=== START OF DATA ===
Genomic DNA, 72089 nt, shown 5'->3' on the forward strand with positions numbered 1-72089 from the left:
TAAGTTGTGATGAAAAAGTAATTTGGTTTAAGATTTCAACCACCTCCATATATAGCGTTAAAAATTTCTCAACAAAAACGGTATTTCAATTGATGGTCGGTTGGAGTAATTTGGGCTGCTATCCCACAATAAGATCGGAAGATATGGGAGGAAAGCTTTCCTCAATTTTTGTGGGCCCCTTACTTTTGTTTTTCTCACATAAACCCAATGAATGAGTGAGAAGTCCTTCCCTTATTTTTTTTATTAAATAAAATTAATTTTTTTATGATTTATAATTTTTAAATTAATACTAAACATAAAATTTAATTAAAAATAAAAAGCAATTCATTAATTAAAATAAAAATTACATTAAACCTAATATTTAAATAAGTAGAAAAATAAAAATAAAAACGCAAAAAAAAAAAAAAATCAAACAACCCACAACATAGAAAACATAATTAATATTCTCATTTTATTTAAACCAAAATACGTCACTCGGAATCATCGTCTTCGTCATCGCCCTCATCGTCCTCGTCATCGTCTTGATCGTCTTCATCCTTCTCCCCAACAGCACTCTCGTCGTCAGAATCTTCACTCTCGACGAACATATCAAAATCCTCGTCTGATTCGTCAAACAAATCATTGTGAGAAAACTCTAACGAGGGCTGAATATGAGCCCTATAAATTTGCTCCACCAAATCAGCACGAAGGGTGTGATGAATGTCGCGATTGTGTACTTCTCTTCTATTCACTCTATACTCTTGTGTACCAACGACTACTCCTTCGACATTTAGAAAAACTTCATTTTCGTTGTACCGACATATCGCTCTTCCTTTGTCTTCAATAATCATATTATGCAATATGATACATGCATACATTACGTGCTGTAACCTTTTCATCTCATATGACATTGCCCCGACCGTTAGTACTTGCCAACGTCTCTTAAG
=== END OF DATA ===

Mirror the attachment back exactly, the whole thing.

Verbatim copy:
Genomic DNA, 72089 nt, shown 5'->3' on the forward strand with positions numbered 1-72089 from the left:
TAAGTTGTGATGAAAAAGTAATTTGGTTTAAGATTTCAACCACCTCCATATATAGCGTTAAAAATTTCTCAACAAAAACGGTATTTCAATTGATGGTCGGTTGGAGTAATTTGGGCTGCTATCCCACAATAAGATCGGAAGATATGGGAGGAAAGCTTTCCTCAATTTTTGTGGGCCCCTTACTTTTGTTTTTCTCACATAAACCCAATGAATGAGTGAGAAGTCCTTCCCTTATTTTTTTTATTAAATAAAATTAATTTTTTTATGATTTATAATTTTTAAATTAATACTAAACATAAAATTTAATTAAAAATAAAAAGCAATTCATTAATTAAAATAAAAATTACATTAAACCTAATATTTAAATAAGTAGAAAAATAAAAATAAAAACGCAAAAAAAAAAAAAAATCAAACAACCCACAACATAGAAAACATAATTAATATTCTCATTTTATTTAAACCAAAATACGTCACTCGGAATCATCGTCTTCGTCATCGCCCTCATCGTCCTCGTCATCGTCTTGATCGTCTTCATCCTTCTCCCCAACAGCACTCTCGTCGTCAGAATCTTCACTCTCGACGAACATATCAAAATCCTCGTCTGATTCGTCAAACAAATCATTGTGAGAAAACTCTAACGAGGGCTGAATATGAGCCCTATAAATTTGCTCCACCAAATCAGCACGAAGGGTGTGATGAATGTCGCGATTGTGTACTTCTCTTCTATTCACTCTATACTCTTGTGTACCAACGACTACTCCTTCGACATTTAGAAAAACTTCATTTTCGTTGTACCGACATATCGCTCTTCCTTTGTCTTCAATAATCATATTATGCAATATGATACATGCATACATTACGTGCTGTAACCTTTTCATCTCATATGACATTGCCCCGACCGTTAGTACTTGCCAACGTCTCTTAAG